If prenatal massage is done by a licensed massage therapist, it is safe and can be very helpful, says Dr. Mitchell Kramer, an obstetrician and medical director of The Women's Center at Huntington Hospital.
Therapists can use either a specially designed pregnancy table - one with an opening in the middle to accommodate the belly - to allow moms-to-be to lie on their stomachs or can offer a "side-to-side" massage technique where the belly is supported by pillows as a therapist works on the left side and then the right, he says.
Relaxation techniques can lower blood pressure, decrease stress and relieve pregnancy-associated strains on the legs and feet, Kramer says. "If you have a relaxed, happy mom, you have a happy baby," he says. His caveats: Always clear it with your obstetrician first, and don't allow massage of the belly area.
Here's where to go on Long Island.
Duration and cost: 1 hour; $65 through the end of May (normally $85)
The pregnancy table at Healing Hands has an opening for belly and breasts. "We call it the Cadillac table," says owner Cindi Prentiss Lattanzio. Healing Hands also can do a side-lying massage. The massage is full body with emphasis on certain areas. The session can include gentle stretching of the neck and other tension-filled areas. If you're experiencing a high-risk pregnancy, you can get a massage but you need a note from your doctor approving it, Lattanzio says.
Client Danielle Butler of Port Jefferson Station, who is 37 weeks pregnant, says that because she has a 2-year-old daughter at home already and runs a consulting business, the massage gives her the chance to relieve the stress of her active lifestyle.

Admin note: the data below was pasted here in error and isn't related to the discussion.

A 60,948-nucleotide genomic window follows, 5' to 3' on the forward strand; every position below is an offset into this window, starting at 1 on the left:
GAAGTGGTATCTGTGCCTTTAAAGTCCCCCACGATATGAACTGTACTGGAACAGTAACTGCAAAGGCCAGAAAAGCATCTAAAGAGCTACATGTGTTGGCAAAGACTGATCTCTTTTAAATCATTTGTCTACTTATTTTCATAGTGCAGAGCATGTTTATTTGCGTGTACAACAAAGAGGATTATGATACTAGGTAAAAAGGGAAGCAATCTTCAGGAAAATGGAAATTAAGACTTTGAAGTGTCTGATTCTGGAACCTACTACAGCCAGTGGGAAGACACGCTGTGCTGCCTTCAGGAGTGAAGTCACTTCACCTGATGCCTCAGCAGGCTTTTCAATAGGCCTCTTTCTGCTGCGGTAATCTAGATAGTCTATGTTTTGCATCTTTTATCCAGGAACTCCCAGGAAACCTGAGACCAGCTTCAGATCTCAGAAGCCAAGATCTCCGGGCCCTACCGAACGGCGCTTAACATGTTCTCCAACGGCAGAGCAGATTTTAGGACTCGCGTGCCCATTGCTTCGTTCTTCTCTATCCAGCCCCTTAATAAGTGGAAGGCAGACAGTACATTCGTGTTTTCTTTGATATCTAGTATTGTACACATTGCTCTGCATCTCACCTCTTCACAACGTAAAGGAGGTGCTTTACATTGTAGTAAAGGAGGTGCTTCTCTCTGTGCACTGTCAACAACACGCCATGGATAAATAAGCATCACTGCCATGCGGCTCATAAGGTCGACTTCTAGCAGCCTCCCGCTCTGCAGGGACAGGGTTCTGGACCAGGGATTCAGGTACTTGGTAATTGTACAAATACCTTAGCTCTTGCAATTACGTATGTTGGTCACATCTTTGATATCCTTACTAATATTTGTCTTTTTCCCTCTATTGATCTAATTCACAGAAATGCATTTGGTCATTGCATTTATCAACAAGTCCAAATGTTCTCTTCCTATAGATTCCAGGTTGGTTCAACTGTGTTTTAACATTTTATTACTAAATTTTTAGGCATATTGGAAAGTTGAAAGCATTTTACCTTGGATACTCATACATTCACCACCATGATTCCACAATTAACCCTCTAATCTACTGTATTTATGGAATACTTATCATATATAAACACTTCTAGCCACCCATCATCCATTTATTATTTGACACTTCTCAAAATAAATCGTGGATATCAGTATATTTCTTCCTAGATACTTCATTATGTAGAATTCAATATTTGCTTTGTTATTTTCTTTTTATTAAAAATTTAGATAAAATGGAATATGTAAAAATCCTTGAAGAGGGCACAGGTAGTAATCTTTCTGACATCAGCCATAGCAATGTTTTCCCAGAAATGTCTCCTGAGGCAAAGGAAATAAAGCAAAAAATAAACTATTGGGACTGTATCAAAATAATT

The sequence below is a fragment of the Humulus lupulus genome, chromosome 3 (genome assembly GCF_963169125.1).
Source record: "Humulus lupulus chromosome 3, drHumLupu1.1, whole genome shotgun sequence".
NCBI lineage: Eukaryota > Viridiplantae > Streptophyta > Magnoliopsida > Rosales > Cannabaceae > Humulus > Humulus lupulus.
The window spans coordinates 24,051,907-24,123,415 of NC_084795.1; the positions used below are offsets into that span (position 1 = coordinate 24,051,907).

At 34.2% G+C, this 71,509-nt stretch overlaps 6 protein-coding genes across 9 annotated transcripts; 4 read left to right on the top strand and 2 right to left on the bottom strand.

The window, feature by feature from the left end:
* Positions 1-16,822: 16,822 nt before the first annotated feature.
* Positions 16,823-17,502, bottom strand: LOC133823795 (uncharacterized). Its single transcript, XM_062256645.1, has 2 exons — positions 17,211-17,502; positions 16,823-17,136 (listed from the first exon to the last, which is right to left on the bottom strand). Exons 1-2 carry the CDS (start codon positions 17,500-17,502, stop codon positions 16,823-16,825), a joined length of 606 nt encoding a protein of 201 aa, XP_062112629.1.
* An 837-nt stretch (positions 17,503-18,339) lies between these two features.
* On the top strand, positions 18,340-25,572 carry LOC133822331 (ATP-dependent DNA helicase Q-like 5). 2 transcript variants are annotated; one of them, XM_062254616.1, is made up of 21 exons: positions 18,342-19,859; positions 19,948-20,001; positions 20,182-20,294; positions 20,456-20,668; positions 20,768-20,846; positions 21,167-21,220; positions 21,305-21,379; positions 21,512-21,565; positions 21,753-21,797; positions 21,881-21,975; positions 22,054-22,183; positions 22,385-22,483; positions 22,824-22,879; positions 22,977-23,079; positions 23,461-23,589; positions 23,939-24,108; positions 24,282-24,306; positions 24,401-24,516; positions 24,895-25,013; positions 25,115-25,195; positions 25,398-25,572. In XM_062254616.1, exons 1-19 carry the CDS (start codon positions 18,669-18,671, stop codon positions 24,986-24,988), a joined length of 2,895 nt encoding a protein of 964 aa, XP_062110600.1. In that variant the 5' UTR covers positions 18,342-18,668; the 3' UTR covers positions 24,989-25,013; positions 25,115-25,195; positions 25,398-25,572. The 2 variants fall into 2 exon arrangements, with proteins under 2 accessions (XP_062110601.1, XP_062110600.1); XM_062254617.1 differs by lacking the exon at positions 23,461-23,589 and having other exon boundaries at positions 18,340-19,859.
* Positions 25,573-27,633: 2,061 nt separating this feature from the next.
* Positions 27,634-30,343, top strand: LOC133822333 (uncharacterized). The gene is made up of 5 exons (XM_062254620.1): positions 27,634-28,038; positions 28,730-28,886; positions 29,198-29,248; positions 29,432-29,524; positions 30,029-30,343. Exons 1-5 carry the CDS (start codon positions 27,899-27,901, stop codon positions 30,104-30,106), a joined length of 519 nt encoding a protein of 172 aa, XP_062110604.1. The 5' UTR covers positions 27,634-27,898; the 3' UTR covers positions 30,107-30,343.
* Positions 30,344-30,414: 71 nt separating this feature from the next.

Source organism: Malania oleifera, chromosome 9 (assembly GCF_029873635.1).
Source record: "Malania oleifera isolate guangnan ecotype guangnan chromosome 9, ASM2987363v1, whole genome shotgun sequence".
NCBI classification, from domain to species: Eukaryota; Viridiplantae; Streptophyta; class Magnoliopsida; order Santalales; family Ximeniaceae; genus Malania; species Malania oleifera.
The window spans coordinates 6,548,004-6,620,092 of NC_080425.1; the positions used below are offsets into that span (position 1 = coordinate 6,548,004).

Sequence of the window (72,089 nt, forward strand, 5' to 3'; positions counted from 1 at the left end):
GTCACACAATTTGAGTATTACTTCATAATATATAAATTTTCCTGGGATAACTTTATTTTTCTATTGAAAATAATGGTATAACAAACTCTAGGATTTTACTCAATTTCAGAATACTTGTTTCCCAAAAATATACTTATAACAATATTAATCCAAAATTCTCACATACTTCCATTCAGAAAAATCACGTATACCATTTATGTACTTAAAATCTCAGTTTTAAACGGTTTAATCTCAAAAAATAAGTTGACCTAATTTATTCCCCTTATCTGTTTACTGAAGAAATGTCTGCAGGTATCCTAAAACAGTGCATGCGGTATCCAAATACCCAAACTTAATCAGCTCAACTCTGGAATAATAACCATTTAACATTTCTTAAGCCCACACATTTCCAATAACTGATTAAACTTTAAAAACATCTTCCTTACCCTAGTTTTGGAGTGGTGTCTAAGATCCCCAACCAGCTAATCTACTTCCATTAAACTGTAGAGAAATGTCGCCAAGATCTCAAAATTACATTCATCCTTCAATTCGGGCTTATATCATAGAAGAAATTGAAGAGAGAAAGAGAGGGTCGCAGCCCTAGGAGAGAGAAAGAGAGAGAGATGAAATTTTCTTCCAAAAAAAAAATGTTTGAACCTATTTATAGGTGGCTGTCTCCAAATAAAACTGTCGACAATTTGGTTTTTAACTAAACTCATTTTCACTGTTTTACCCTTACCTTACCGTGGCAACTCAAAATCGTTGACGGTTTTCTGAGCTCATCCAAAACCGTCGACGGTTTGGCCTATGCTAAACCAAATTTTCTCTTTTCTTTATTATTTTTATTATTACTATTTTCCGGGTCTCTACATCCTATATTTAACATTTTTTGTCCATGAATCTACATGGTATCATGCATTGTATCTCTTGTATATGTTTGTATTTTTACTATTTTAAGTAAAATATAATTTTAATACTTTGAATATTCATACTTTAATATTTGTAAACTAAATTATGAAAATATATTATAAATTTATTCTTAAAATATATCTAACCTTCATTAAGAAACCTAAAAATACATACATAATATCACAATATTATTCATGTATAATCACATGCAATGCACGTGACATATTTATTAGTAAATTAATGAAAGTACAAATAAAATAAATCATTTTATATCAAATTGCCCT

Duration and cost: 1 hour; $74
"That's one of our specialties," says James Smith, one of the owners. The salon has a cushion system in the process of being patented especially to allow mothers to lie face-down or face-up. "They can have triplets in their belly, and we can still accommodate them," Smith says. "It's your standard massage experience, just more customized."
Duration and cost: 1 hour; $78
This center recommends waiting until after the first trimester for prenatal massage to ensure mom doesn't have a high-risk pregnancy, says office manager Raquel Estevez. But after that, massage is fine up until delivery day, she says. The center uses a specialized table with the belly opening. "This is the only time they get to lie down on their belly when they're pregnant," Estevez says. That can be a treat in itself. Each massage is focused on the needs of the mom, with the majority of the complaints being lower-back pain, sciatica and leg pain. "Every pregnancy massage will be different," Estevez says.
Duration and cost: 55 minutes; $60
"We have what's called a body cushion that goes on top of the table and has a cutout for the stomach and breasts," says Maureen Long, owner and massage therapist. "Even at nine months and ready to give birth, women are able to lie on that pillow." If a client isn't comfortable with that, Long will do a side-lying massage.
Insurance companies don't reimburse for prenatal massage, and Long has lowered her prices to try to make it more affordable. "Our massages are a lot less, so that our clients can come in more often. We just decided to make a business decision and lower our costs." Long essentially does a Swedish massage, but addresses issues such as constant lower-back ache and fluid buildup and gives clients at-home techniques to relax.
Swedish massage done with light to medium pressure and proper positioning, designed to safely relax the entire body.
Duration and cost: One hour; $100
Swedish massage that focuses on areas of tension. Please bring in doctor’s note.
Duration and cost: One hour; $120
Swedish massage and gentle acupressure on tension areas.